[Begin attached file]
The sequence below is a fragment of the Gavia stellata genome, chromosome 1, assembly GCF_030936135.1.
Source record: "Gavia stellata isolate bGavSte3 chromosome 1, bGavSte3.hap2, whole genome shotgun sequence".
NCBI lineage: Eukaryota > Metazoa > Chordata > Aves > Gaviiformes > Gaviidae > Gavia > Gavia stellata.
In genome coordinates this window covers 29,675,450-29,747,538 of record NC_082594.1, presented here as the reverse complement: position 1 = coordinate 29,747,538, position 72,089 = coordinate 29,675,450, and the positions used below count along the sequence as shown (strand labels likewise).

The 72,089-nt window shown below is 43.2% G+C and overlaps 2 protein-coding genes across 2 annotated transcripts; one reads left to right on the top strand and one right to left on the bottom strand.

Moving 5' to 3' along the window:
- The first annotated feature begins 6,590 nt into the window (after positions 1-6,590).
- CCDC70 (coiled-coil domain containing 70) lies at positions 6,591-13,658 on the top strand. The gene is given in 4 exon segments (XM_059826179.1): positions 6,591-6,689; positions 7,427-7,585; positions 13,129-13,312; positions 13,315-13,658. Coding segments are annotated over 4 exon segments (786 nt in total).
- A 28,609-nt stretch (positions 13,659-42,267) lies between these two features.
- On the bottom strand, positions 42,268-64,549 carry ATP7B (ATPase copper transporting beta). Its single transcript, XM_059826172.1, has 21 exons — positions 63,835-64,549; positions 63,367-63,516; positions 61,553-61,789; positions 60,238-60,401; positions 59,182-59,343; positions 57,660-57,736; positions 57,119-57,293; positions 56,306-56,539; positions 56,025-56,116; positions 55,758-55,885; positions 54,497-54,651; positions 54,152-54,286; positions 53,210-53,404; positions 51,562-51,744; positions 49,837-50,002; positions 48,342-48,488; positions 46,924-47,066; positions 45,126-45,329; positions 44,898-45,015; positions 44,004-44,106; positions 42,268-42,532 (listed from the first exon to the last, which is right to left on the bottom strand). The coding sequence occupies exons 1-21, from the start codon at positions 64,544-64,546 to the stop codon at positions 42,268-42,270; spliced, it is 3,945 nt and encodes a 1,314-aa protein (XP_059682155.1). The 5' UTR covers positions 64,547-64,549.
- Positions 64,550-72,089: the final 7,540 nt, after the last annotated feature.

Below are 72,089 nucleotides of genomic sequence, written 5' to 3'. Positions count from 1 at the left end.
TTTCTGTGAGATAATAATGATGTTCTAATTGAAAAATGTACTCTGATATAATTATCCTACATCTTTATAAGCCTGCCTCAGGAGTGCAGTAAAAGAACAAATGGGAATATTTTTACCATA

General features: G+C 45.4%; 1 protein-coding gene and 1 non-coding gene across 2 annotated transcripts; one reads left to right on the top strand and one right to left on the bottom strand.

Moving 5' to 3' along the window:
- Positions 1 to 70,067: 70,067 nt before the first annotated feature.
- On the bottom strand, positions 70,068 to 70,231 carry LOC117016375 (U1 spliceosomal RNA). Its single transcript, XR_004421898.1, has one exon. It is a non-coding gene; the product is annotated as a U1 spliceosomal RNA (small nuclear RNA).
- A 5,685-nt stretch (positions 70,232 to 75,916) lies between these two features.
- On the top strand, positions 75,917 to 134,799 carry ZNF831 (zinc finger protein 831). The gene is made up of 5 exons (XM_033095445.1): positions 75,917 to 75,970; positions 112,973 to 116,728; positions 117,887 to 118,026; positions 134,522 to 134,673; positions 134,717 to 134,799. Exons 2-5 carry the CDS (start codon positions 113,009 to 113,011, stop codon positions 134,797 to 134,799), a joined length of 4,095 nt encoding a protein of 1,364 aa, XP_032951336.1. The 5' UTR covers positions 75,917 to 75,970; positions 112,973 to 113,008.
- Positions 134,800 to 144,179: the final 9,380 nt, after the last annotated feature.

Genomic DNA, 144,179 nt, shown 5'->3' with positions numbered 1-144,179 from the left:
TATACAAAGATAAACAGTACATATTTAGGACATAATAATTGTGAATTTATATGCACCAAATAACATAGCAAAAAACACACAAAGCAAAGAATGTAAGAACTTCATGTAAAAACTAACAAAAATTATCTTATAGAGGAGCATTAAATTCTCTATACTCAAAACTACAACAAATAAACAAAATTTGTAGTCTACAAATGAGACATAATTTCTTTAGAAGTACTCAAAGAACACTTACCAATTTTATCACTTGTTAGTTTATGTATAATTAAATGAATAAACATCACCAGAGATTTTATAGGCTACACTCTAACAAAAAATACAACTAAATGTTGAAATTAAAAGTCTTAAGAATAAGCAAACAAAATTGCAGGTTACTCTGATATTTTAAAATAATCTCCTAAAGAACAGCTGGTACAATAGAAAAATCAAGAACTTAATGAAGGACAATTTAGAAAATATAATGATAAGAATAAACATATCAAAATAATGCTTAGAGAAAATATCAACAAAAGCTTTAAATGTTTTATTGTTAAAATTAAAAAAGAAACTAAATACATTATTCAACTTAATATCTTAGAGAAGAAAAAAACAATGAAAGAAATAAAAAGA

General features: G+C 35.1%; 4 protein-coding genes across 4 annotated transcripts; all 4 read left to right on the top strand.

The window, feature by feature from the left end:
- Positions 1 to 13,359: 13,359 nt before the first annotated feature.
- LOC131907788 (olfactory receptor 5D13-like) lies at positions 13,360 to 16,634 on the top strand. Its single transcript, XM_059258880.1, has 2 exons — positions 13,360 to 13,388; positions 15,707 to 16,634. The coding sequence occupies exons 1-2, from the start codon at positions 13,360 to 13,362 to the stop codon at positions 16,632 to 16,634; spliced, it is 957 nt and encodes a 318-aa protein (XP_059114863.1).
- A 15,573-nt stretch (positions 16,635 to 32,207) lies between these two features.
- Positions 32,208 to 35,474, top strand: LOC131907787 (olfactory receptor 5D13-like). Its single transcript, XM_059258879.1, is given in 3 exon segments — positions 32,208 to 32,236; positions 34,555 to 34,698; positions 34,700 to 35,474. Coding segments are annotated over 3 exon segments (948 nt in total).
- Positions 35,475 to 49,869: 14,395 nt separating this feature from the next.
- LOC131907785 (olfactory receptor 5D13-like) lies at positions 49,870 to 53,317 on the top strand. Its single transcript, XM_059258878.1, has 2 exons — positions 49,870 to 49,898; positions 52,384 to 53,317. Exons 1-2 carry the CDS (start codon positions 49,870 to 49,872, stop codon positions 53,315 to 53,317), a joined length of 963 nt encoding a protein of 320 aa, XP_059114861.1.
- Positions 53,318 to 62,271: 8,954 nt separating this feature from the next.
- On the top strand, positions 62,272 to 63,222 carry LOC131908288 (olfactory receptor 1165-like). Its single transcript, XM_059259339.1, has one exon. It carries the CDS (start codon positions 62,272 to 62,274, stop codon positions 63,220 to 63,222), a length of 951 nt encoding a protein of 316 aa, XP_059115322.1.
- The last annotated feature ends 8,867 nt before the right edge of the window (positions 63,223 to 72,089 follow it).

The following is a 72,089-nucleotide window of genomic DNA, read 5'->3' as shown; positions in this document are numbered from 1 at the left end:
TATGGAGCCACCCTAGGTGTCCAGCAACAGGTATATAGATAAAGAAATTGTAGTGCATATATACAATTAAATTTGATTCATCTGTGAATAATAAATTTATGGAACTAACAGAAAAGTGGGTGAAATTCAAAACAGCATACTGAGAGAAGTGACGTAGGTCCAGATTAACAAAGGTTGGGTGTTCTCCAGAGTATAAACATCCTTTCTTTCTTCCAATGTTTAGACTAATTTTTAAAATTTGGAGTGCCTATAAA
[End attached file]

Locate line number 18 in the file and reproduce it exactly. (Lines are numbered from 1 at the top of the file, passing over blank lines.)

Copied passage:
- A 5,685-nt stretch (positions 70,232 to 75,916) lies between these two features.